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Where in the World Is Osama Bin Laden?


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Where in the World Is Osama Bin Laden? + Super Size Me [DVD]
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Product Details

  • Actors: Morgan Spurlock, Alexandra Jamieson
  • Directors: Morgan Spurlock
  • Format: Multiple Formats, Color, NTSC, Subtitled, Widescreen
  • Language: English
  • Subtitles: English, Spanish
  • Region: Region 1 (U.S. and Canada only. Read more about DVD formats.)
  • Aspect Ratio: 1.66:1
  • Number of discs: 1
  • Rated: PG-13 (Parental Guidance Suggested)
  • Studio: The Weinstein Company
  • DVD Release Date: August 26, 2008
  • Run Time: 93 minutes
  • Average Customer Review: 3.9 out of 5 stars  See all reviews (26 customer reviews)
  • ASIN: B0018PH3NI
  • Amazon Best Sellers Rank: #234,818 in Movies & TV (See Top 100 in Movies & TV)
  • Learn more about "Where in the World Is Osama Bin Laden?" on IMDb

Special Features

None.

Editorial Reviews

Morgan Spurlock, who hilariously Super Size-ed himself to take down the American fast-food diet, sets his sights on the country s biggest enemy in similarly comic fashion. Armed only with a hasty round of survival training, a camera, and his trademark moustache, Spurlock searches the Middle East s mosques, malls, schools, and caves for public enemy #1. From Saudi Arabia to Pakistan to Israel, he interviews ordinary people and experts on all sides of the Middle East conflict, with results that are both funny and thought-provoking.

Customer Reviews

3.9 out of 5 stars
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Most Helpful Customer Reviews

26 of 29 people found the following review helpful By Jeannie G. on July 29, 2008
Format: DVD
Morgan takes you places (the Middle East, N. Africa, Afghanistan) that most U.S. citizens would be afraid visit. He talks to common workers, college students, intellectuals, diplomats, U.S. soldiers, and the extremely wealthy. He gets invited to several of their homes. Just seeing how people live, what they think of us, what they want for their future, that would make a good film because these people will surprise you. It's also telling who rebuffs him, and it makes you shake your head both at his naive persistence and their attitudes. Morgan is very funny. He gets caught in some difficult, dangerous and absurd situations, and shows us something we didn't know about ourselves and others.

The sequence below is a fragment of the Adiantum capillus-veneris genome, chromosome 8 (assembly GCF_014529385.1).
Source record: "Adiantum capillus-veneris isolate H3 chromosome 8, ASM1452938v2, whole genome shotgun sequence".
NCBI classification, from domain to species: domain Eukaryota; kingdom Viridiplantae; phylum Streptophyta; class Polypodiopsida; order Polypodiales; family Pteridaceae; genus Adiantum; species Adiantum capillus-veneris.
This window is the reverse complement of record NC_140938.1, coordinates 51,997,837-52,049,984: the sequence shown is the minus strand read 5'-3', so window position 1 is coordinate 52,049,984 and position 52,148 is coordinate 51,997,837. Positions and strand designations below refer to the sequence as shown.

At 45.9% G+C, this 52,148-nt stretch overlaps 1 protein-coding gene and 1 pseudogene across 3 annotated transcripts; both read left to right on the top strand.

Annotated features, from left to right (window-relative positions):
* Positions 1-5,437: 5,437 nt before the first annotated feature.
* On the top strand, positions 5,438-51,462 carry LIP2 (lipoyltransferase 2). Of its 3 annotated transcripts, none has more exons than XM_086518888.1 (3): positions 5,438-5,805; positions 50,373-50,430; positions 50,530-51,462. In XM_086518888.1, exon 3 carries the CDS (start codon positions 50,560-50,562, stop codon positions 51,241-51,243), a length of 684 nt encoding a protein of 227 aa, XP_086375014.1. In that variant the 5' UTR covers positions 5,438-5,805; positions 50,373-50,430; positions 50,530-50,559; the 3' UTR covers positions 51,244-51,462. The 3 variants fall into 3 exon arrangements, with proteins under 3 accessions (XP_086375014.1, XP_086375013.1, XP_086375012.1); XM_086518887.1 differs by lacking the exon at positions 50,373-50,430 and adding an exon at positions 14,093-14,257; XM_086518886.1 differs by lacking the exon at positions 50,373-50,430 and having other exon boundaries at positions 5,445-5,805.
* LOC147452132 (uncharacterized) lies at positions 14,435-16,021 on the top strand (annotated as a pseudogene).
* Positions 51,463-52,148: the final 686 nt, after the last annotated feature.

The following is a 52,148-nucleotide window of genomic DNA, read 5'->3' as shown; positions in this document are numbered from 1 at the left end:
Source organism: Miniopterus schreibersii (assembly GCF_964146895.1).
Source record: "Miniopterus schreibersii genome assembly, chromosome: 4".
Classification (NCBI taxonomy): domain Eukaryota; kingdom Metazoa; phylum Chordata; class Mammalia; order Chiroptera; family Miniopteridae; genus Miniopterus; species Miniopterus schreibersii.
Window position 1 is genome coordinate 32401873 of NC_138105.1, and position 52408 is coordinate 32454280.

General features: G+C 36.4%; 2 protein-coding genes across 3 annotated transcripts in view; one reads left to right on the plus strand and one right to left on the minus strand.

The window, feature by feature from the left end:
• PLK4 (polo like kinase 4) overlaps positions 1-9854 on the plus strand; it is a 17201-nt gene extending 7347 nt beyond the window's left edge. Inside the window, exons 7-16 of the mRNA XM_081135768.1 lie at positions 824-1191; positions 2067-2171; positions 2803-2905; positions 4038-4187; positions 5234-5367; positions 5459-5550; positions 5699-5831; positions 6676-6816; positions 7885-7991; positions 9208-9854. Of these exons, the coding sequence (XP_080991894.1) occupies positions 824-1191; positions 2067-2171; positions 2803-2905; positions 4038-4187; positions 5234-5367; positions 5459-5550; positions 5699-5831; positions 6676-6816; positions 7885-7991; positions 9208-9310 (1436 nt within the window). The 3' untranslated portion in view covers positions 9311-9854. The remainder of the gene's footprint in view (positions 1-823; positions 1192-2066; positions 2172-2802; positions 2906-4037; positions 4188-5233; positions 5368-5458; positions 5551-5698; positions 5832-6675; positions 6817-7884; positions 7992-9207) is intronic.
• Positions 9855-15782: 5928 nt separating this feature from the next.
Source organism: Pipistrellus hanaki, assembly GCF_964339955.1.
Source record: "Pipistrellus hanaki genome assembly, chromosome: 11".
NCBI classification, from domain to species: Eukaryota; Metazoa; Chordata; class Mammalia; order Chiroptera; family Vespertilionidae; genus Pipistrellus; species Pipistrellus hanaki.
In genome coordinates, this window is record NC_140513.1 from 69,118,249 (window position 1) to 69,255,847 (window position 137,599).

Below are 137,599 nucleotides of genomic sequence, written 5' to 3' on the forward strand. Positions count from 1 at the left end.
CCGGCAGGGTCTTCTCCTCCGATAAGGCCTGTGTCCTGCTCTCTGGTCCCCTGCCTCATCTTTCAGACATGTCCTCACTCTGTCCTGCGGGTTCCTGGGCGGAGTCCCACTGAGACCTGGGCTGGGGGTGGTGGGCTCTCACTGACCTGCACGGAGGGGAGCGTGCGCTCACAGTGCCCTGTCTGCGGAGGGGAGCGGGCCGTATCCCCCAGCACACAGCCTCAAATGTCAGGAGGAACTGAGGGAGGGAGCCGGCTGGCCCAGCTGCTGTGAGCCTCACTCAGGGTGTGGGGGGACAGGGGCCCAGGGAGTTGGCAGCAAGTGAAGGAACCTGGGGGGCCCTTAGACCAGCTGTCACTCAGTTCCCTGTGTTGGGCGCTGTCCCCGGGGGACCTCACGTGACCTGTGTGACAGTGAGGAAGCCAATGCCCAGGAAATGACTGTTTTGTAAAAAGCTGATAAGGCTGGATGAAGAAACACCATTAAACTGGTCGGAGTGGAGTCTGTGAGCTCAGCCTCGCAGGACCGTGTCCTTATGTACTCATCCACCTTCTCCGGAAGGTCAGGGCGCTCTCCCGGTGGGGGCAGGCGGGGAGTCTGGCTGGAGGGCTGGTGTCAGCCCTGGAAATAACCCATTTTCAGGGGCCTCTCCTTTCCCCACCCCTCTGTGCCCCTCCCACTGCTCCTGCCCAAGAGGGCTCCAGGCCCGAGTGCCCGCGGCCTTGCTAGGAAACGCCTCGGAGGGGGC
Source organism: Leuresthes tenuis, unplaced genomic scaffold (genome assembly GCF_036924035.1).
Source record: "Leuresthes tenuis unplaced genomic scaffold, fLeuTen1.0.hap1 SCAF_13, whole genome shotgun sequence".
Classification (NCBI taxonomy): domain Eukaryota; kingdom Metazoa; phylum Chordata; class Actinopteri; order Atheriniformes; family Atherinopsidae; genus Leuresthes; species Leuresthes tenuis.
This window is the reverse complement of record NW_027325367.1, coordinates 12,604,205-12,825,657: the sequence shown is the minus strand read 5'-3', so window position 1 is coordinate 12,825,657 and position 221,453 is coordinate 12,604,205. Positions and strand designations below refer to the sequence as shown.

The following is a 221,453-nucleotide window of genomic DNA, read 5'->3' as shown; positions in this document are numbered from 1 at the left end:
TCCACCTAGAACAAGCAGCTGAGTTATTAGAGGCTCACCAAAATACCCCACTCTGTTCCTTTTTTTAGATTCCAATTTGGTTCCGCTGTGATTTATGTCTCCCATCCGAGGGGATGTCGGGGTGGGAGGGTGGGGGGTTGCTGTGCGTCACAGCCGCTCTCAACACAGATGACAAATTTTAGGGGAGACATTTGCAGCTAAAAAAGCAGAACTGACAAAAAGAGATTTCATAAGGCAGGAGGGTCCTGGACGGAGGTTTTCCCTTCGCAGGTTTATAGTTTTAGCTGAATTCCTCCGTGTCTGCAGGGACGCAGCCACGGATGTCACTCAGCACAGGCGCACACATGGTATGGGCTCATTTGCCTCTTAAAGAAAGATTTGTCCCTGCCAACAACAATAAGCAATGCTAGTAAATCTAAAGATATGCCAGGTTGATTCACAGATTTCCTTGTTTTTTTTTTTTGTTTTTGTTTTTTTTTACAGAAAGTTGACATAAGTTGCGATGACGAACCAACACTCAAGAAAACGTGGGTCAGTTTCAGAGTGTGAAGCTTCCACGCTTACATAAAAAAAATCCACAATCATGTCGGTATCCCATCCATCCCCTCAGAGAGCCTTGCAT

I don't usually like to watch a film twice, but I would see this one again in a heartbeat.
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7 of 8 people found the following review helpful By HARDROCKINMOFO on May 20, 2009
Format: DVD
I thought this documentary was pretty good as I like this kinda stuff anyway. The thing that I found most interesting was the fact that almost all the Muslim people and Palestinians and Egyptians were very friendly towards Spurlock (some even inviting him to eat with them) while when trying to talk to the Jews, they were very beligerent and even acting on the brink of violence towards him. I am not an anti-Semite, it just makes me rethink my opinions on who are the actual instigators in the long running conflict between Isreal and Palestine. So even though a lot of Middle Easterners stated that they hate America, their hatred is towards the American government (Good riddance, Bush!!) and not towards the American people. At least Obama is trying to act more civilized torward them. The moral of the story seems to be "Don't judge a whole race or religion by the actions of a handful of kooks!"
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4 of 4 people found the following review helpful By Arvin on September 15, 2008
Format: DVD
Oh Morgan Spurlock, what a great film maker. This movie was pretty good, in that it could have only used a bit more of the title in the film itself. While it did turn into more of a 'understanding of radical islam,' it still was very interesting. I think my favorite part is where he talks to a mosque preacher in Saudi who was railing against christianity and the USA; some very interesting thoughts there...Well, I definitley recommend this film to anyone who wants an educational and entertaining view of the middle east.